Title: Freedom’s Landing
Author: Anne McCaffrey
Series: Catteni, Book 1
Hardcover: 342 pages
Source: Chicago Public Library
Summary: (taken from Goodreads)
The alien Catteni have attacked earth, emptying cities for slave labor. And other things.
Kris Bjornsen has been taken captive and finds herself dumped with many others on an empty planet–but one of the Catteni masters missed his ride back. Now Kris takes on a leadership role and has to help figure out how to protect these people and also what to do with the Catteni trapped on this plane with them.
Overall Rating: 4 out of 5
It has been way too long since I’ve read Anne McCaffrey, and how I have missed her. This series has been on my to-read list for years and years, so when the ReadThemAll challenge came up, hosted by Read At Midnight, I knew that I needed to use this as my Boulder Badge entry.
This book was slow going for me for most of the beginning. The very beginning was super interesting, where we meet Kris and learn about how she’s been kidnapped from Earth and is basically a slave to the Catteni, but when she gets dumped on the empty planet with Zainal, a rogue Catteni who landed himself in some trouble with his own people, I struggled a lot. Once everything got explained and set up, it was fine, but the first 80 pages or so were a slog for me.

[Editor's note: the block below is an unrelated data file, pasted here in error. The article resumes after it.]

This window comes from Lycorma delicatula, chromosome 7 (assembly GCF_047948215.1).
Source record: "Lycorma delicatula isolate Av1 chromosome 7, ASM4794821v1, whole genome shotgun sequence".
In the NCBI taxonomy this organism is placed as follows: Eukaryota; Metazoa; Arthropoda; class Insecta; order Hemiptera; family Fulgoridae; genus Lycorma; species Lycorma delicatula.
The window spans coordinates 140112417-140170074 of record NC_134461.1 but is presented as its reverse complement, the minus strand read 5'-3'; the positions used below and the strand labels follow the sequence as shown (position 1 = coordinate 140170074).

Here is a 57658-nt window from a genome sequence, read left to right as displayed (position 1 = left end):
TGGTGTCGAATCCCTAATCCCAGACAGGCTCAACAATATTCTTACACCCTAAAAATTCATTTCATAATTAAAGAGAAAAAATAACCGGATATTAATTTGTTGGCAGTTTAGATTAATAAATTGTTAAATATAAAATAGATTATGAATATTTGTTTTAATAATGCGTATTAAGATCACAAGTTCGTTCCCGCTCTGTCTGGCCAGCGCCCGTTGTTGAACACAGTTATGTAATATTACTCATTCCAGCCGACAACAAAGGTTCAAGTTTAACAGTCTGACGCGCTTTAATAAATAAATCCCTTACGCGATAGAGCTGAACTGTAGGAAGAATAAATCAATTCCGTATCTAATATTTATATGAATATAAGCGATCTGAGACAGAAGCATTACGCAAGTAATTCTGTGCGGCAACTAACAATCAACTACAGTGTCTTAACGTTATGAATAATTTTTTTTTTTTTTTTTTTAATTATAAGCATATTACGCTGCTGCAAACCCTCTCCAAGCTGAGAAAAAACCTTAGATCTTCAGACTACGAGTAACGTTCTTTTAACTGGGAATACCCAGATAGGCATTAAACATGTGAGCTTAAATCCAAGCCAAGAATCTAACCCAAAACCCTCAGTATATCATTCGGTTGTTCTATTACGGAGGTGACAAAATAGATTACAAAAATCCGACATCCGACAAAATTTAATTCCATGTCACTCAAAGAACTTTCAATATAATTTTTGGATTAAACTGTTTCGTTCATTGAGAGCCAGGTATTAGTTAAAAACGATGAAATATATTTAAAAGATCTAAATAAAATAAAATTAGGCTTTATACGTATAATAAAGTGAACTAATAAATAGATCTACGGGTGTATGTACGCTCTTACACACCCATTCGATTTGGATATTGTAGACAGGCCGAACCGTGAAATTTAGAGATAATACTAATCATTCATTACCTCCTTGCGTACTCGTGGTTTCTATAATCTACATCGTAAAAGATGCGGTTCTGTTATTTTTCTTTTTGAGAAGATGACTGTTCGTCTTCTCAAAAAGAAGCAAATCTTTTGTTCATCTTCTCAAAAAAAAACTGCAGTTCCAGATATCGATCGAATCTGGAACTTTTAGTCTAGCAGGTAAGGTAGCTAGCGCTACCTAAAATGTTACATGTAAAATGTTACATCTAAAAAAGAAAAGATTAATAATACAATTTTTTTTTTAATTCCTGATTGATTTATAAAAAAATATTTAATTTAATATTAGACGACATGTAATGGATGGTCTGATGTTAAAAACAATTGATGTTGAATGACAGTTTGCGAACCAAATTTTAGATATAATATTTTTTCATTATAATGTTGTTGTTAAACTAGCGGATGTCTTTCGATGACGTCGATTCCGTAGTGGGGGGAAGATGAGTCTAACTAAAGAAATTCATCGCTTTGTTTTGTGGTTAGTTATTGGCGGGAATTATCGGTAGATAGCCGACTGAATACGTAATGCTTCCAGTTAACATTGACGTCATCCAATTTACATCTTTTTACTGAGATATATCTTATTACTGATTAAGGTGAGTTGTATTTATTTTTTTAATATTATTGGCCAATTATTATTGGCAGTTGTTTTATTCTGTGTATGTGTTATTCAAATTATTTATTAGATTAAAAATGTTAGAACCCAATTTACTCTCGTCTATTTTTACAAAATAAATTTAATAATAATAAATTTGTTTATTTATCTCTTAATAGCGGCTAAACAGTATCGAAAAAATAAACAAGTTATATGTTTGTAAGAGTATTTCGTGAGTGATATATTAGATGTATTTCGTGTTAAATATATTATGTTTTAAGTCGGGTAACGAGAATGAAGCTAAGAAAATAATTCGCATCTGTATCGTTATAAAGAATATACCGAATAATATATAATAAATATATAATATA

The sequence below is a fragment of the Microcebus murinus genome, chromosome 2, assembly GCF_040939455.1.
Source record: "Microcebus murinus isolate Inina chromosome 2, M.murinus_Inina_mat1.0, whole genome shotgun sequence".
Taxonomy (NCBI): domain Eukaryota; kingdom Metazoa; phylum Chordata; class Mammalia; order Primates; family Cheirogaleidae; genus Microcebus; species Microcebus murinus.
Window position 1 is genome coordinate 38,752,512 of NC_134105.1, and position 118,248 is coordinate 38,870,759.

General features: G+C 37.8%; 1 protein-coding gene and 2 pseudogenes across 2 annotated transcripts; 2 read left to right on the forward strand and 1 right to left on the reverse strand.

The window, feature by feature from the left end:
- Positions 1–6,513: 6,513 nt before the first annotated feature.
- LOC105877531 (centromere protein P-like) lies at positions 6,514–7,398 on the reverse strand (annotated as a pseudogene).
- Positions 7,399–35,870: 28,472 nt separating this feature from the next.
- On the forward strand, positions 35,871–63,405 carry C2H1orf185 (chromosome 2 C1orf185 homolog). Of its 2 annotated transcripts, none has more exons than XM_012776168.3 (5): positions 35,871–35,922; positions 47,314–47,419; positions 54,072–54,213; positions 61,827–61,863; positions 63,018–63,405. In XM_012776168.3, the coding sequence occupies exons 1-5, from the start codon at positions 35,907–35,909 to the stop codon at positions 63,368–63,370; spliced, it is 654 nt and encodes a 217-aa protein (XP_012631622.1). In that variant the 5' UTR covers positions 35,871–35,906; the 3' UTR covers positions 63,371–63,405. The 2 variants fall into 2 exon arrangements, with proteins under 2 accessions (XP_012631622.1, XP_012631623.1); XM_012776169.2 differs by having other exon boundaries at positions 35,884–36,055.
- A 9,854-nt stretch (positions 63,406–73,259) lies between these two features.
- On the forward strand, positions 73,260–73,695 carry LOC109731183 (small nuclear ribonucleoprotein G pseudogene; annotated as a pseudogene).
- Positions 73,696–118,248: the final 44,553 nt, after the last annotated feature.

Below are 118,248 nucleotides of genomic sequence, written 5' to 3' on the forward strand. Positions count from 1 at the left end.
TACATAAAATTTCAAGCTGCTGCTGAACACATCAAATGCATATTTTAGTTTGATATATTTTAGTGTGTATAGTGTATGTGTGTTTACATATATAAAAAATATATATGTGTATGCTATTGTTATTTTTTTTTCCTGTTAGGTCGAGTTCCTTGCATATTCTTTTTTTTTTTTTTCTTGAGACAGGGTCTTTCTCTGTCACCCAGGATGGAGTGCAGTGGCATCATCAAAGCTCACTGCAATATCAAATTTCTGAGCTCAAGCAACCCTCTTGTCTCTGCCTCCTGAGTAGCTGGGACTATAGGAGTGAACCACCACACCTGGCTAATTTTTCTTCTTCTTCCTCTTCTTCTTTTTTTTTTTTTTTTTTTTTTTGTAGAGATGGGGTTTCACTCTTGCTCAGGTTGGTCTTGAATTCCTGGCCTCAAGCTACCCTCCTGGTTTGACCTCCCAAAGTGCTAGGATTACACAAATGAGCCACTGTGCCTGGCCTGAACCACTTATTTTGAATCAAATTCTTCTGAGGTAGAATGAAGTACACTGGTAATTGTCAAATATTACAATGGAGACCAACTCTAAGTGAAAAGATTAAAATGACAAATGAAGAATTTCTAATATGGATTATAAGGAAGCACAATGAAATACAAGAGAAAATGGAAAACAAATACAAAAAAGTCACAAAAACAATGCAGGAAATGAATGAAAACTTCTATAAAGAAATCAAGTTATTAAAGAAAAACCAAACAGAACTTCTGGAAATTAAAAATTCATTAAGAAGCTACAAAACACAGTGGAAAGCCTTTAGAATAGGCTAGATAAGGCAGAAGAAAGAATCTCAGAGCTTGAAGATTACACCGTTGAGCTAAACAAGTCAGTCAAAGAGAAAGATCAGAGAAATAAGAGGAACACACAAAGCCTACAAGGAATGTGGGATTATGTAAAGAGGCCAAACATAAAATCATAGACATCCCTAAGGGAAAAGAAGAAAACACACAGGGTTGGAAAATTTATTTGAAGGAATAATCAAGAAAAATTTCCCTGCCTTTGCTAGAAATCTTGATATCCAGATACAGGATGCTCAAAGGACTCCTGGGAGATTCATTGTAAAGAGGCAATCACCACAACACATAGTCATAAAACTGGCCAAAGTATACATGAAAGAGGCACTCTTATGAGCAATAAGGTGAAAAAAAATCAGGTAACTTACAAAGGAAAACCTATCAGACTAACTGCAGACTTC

With that said, I’ve really missed McCaffrey’s science fiction — this is the science fiction I grew up with and I have missed it so, so much. In terms of pure story, it’s wonderful, with the survival/colonization/new planet discovery aspect, with the characters discovering new technology and constantly finding themselves in danger they didn’t realize was around. It’s super realistic in terms of the characters needing to figure out what they need to have a balanced diet, how they’re going to handle hygiene and sickness, etc.
In terms of larger themes, McCaffrey has insightful and incisive commentary on race relations based on how other aliens are treated by humans, even though they’re also Catteni slaves and put in the same situation as humans — sometimes even with fewer tools and privileges for survival, like needing special nutrients for their diet that just aren’t really easy to get on the planet they’re trapped on.
One of the things I most appreciated about this novel was the way romances very slowly and organically came about. There was no, “Oh my god s/he is so hot and I need to have her right now, even though we’re all struggling to even just eat on this new planet,” which is sadly too common in some novels. Whenever romance popped up, it made sense in the context, and there was no sex for the sake of sex during times that didn’t really make any sense. Perfectly done and I wish I read more stories that were able to handle it so realistically.
Overall, this is a solid start to a science fiction series that I’m looking forward to continuing, and for those who like survivalist stories with a science fiction edge, or even just McCaffrey fans, you should give it a read!